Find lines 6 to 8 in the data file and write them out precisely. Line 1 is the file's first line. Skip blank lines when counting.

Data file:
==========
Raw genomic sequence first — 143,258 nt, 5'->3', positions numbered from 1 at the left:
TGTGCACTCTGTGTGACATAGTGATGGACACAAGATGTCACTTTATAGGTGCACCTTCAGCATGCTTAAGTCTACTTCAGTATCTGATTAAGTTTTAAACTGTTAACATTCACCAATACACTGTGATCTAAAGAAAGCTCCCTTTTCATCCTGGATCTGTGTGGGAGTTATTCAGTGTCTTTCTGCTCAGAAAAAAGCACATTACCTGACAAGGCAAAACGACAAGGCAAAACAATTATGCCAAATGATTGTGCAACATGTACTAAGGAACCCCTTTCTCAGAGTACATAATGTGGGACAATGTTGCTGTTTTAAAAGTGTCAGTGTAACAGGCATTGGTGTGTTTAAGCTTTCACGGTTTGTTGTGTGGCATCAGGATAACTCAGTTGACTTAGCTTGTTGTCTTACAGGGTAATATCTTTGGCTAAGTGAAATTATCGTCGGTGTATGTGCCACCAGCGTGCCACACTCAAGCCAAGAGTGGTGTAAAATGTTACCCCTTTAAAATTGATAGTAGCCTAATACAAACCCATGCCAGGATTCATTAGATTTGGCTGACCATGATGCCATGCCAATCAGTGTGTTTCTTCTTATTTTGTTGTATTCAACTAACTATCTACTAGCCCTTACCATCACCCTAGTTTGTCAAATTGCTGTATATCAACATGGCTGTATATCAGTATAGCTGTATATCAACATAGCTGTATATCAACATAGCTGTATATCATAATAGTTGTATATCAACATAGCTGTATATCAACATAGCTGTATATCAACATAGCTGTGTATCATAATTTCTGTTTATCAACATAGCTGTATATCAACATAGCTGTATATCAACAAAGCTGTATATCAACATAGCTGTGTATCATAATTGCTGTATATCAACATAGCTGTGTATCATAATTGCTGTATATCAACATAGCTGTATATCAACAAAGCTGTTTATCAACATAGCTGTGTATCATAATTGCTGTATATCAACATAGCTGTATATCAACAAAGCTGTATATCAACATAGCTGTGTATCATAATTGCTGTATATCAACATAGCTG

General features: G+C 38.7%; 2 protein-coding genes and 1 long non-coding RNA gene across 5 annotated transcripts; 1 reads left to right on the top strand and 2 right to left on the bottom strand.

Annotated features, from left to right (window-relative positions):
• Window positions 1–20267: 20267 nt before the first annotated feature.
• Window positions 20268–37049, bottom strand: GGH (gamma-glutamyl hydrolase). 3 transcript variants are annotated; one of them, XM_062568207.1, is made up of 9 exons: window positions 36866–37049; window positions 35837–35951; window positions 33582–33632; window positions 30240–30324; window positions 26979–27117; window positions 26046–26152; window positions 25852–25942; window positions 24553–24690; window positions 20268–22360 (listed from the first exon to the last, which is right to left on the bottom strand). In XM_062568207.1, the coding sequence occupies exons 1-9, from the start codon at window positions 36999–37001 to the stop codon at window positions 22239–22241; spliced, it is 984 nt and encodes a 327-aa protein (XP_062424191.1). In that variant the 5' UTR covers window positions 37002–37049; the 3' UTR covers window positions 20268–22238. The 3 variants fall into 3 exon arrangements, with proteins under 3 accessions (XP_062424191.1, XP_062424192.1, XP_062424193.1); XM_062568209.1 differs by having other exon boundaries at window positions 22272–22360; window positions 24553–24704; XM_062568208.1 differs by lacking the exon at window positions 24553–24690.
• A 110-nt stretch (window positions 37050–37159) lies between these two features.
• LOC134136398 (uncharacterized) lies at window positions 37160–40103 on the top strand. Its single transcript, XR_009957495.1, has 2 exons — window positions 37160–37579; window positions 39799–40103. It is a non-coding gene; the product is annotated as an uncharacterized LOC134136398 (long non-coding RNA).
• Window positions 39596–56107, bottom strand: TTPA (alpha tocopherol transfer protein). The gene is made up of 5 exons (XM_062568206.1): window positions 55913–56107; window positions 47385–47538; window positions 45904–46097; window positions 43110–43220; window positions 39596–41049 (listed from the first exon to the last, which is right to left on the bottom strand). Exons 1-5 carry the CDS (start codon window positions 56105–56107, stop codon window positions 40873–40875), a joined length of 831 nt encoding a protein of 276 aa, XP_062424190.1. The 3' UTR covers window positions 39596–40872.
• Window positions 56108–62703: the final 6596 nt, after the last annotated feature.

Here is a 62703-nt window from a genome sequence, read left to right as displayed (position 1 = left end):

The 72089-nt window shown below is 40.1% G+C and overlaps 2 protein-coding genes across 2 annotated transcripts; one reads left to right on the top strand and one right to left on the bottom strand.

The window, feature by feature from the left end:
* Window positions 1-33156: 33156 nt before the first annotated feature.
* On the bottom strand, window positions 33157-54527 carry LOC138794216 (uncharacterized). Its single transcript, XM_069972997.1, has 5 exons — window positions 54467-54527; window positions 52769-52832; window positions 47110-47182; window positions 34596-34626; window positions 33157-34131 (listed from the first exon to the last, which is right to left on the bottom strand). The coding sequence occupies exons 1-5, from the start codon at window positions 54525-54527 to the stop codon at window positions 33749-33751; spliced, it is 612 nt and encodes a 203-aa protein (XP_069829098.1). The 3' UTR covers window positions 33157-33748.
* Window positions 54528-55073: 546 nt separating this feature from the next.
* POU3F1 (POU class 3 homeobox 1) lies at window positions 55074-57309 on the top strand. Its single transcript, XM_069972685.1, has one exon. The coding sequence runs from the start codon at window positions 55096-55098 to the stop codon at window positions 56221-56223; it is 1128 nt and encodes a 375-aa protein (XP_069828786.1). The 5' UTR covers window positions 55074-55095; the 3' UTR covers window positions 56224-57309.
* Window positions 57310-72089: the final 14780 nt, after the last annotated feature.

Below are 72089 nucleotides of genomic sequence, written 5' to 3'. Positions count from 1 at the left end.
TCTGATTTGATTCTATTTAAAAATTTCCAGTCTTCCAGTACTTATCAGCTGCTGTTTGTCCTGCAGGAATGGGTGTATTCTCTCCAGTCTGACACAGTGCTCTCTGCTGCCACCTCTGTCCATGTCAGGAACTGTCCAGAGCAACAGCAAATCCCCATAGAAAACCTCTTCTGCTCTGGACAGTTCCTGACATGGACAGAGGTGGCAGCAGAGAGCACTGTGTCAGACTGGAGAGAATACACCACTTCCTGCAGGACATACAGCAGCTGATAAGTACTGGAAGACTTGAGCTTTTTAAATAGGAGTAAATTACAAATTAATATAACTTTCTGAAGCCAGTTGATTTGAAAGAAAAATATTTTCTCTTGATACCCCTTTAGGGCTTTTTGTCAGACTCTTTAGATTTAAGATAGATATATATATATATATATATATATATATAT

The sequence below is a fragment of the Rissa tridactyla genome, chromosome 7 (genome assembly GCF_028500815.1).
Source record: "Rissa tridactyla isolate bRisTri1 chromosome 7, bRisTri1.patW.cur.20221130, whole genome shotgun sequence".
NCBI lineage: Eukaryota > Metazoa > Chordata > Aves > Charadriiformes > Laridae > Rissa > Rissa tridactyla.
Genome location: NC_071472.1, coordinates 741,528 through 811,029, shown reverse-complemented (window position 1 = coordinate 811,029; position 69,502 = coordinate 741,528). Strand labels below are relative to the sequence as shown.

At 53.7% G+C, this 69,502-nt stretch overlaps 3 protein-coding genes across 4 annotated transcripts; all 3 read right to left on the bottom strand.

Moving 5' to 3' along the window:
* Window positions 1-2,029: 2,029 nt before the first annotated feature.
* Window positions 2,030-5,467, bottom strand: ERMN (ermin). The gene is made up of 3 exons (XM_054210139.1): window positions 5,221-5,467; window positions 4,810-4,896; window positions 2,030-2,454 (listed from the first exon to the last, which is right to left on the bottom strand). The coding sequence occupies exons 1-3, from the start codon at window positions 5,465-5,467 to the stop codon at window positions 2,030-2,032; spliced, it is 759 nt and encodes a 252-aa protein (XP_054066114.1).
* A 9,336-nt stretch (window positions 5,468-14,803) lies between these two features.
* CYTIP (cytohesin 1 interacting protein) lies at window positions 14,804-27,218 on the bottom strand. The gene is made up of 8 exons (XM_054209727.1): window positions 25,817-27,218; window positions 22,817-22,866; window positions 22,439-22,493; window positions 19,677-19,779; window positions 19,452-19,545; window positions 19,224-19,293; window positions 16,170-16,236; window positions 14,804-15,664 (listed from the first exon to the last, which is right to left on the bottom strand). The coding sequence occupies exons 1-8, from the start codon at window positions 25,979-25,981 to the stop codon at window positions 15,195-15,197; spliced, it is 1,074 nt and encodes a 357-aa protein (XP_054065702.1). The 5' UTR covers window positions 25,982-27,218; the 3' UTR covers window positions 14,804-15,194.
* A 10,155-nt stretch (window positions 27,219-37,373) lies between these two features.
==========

• Window positions 20268–37049, bottom strand: GGH (gamma-glutamyl hydrolase). 3 transcript variants are annotated; one of them, XM_062568207.1, is made up of 9 exons: window positions 36866–37049; window positions 35837–35951; window positions 33582–33632; window positions 30240–30324; window positions 26979–27117; window positions 26046–26152; window positions 25852–25942; window positions 24553–24690; window positions 20268–22360 (listed from the first exon to the last, which is right to left on the bottom strand). In XM_062568207.1, the coding sequence occupies exons 1-9, from the start codon at window positions 36999–37001 to the stop codon at window positions 22239–22241; spliced, it is 984 nt and encodes a 327-aa protein (XP_062424191.1). In that variant the 5' UTR covers window positions 37002–37049; the 3' UTR covers window positions 20268–22238. The 3 variants fall into 3 exon arrangements, with proteins under 3 accessions (XP_062424191.1, XP_062424192.1, XP_062424193.1); XM_062568209.1 differs by having other exon boundaries at window positions 22272–22360; window positions 24553–24704; XM_062568208.1 differs by lacking the exon at window positions 24553–24690.
• A 110-nt stretch (window positions 37050–37159) lies between these two features.
• LOC134136398 (uncharacterized) lies at window positions 37160–40103 on the top strand. Its single transcript, XR_009957495.1, has 2 exons — window positions 37160–37579; window positions 39799–40103. It is a non-coding gene; the product is annotated as an uncharacterized LOC134136398 (long non-coding RNA).